12. On the practical side, wouldn’t it be better to avoid the legal hassles and just cover the camera.

  13. Richard Aubrey says:

    pm.
    Two problems with your suggestion: I understand there is also an audio function. If true, covering the camera is only part of the fix.
    The other is that the admin could have covered the camera with tape if, 1, they wanted the kids to know there was a camera, and, 2, they didn’t want pictures. It appears they didn’t want the kids to know and they did want the pictures.
    The parents shouldn’t have to make fixes to the equipment to solve the admin’s underhanded windowpeeping. Especially after some non-trivial time of unhindered windowpeeping. And I expect the parents actually want the legal hassle. I fully understand.
    Fortunately, our local system didn’t even think of this. If a parent had offed a a ‘crat, I don’t think there would have been much point to trying to seat a jury.

  14. Don’t get worked up over privacy issues.

    Instead, get worked up over your lack of critical reading skills.

    It never happened.

    The quote in the news article isn’t a statement the reporter heard. It is nothing more than language in a lawsuit.

    It’s an outrageous claim that anyone with critical thinking skills can see is not only unlikely, but simply not true.

  15. I’d say the lawsuit is nothing to laugh about, due to the statements that the superintendent of schools made (that the remote camera activation will be disabled immediately).

    This wouldn’t have been done unless the statements made by the student and parents weren’t generally accurate.

  16. Robert?

    Let’s review those critical reading skills again.

    Michael and Holly Robbins of Penn Valley, Pa.,
    said they first found out about the alleged
    spying last November after their son Blake was
    accused by a Harriton High School official of
    “improper behavior in his home” and shown a
    photograph taken by his laptop.

  17. I have to retract my previous statement.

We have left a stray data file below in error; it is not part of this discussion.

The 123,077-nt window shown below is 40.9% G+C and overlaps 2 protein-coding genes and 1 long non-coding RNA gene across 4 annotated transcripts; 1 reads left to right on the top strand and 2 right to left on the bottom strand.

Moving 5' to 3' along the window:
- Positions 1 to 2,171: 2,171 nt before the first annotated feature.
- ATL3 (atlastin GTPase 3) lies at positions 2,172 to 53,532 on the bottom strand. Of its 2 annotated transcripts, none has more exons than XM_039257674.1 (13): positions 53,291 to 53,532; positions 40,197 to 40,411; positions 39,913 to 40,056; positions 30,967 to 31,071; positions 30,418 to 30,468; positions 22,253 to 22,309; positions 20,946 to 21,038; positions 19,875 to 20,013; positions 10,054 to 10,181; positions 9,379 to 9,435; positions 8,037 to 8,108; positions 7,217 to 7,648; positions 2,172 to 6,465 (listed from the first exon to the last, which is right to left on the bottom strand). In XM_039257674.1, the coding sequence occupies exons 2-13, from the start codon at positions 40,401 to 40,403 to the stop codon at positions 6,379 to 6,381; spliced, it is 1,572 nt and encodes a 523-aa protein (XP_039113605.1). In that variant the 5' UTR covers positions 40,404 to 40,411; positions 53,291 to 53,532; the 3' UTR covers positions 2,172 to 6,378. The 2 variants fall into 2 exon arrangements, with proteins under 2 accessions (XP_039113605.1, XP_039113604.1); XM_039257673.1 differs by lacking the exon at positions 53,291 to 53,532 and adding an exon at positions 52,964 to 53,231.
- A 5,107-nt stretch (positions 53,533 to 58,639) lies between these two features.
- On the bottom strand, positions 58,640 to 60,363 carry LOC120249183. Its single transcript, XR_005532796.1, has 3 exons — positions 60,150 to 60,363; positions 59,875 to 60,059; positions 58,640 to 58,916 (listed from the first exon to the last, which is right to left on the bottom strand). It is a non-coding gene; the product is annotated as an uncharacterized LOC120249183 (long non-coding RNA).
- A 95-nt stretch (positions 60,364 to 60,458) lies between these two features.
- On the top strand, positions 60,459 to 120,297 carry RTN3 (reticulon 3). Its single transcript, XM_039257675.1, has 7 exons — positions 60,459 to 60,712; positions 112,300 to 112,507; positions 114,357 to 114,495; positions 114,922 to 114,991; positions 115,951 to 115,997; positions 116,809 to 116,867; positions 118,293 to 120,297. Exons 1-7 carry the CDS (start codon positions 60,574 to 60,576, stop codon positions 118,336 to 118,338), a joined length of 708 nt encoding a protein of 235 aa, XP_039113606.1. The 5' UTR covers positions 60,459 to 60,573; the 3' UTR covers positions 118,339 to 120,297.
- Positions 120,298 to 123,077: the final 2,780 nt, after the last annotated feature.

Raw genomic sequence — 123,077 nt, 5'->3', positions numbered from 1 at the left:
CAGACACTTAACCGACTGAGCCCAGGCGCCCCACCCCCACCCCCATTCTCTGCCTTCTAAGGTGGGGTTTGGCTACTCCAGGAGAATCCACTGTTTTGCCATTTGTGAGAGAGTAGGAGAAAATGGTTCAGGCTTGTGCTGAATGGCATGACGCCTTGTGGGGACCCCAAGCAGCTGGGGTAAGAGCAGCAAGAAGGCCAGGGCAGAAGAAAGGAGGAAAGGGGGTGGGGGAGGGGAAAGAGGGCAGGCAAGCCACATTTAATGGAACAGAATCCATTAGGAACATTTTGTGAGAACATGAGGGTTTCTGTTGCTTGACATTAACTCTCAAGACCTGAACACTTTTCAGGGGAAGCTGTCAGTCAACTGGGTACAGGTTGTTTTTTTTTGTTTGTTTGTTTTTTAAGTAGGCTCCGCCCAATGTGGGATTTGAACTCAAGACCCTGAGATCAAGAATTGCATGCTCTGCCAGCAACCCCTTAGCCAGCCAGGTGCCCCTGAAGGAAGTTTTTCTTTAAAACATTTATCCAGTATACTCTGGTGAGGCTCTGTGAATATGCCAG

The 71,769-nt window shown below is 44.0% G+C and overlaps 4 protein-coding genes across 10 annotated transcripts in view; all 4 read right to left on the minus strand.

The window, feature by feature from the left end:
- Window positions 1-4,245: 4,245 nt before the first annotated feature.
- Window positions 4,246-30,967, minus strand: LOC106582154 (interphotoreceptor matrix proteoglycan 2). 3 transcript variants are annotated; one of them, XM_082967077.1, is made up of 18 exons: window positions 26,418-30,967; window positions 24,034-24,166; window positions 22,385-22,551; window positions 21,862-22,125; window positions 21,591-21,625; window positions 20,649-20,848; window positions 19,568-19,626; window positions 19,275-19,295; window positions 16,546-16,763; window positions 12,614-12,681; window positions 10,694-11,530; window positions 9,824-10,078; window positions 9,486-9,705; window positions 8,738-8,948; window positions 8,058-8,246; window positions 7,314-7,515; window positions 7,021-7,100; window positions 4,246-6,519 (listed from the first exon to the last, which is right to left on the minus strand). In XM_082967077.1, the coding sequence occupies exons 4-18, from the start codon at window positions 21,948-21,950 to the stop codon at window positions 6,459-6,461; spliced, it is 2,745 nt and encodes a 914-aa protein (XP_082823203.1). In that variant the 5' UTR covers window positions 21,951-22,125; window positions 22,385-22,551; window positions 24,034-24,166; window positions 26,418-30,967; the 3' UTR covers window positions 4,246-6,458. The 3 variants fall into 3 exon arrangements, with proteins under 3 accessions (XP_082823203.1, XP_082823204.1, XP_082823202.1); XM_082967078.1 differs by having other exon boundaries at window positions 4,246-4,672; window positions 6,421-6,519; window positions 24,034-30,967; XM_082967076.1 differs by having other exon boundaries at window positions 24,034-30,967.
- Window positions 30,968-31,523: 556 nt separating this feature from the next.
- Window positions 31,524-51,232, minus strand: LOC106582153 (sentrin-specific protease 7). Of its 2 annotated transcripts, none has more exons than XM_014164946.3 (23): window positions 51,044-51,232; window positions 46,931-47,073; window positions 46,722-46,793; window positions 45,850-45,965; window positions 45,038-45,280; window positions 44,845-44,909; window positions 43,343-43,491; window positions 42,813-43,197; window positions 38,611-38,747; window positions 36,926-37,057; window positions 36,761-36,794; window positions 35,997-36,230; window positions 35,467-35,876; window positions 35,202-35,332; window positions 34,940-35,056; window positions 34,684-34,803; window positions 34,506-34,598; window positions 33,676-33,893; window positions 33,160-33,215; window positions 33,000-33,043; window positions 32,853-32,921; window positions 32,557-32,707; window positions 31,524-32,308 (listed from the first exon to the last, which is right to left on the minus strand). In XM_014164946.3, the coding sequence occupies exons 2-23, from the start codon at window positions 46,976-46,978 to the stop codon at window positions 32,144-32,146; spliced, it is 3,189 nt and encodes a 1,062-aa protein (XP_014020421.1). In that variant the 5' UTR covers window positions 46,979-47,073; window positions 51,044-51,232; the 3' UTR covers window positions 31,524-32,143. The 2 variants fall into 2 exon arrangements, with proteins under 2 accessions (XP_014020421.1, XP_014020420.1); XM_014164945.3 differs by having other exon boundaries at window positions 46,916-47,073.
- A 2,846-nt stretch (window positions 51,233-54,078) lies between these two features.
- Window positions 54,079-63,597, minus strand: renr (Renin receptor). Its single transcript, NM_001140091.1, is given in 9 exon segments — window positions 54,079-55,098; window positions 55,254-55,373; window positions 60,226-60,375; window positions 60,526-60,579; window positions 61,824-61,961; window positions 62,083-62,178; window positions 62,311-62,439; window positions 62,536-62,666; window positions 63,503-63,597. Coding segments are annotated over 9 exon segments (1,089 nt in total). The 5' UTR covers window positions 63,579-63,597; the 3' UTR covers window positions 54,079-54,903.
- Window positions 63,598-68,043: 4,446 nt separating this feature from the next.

I’m the one guilty here of jumping to a false conclusion.

    Thank you, Bill, for telling me about the Supe’s statement.

  18. How much of the districts money will walk, no run out of classroom and end up in the wallets of lawyers who will defend this lunacy? Just askin.

  19. LMSD does not post any financial info on their web site so I wasn’t able to determine if they were flush with cash to defend the law suit.

    Here’s and excerpt from a letter sent by the Superintendent to all parents:

    “Laptops are a frequent target for theft in schools and off school property. District laptops do contain a security feature intended to track lost, stolen and missing laptops. The security feature, which was disabled today, was installed to help locate a laptop in the event it was reported lost, missing or stolen so that the laptop could be returned to the student.

    Upon a report of a suspected lost, stolen or missing laptop, the feature would be activated by the District’s security and technology departments. The security feature’s capabilities were limited to taking a still image of the operator and the operator’s screen. This feature was only used for the narrow purpose of locating a lost, stolen or missing laptop. The District never activated the security feature for any other purpose or in any other manner whatsoever…”

    I guess we will have to wait to see if the last two sentences are true.

  20. Richard Aubrey says:

    Robert
    Now that you know the rest of us are–surprise–at least partially literate, do we still have a privacy problem?

  21. Richard Aubrey says:

    Raise your hands if you’d like to put $1000 on the proposition that the district, or any of its employees, never activated thy system except for purposes of tracking down a stolen laptop/
    Raise your hands if you’d like to put fifty cents down on the proposition that it would never have happened had the system remained in place.
    Since the district is de-activating the program, can they re-activate it unilaterally? I’m sure some of the tape would slip sometime. Just need enough folks looking through the intake.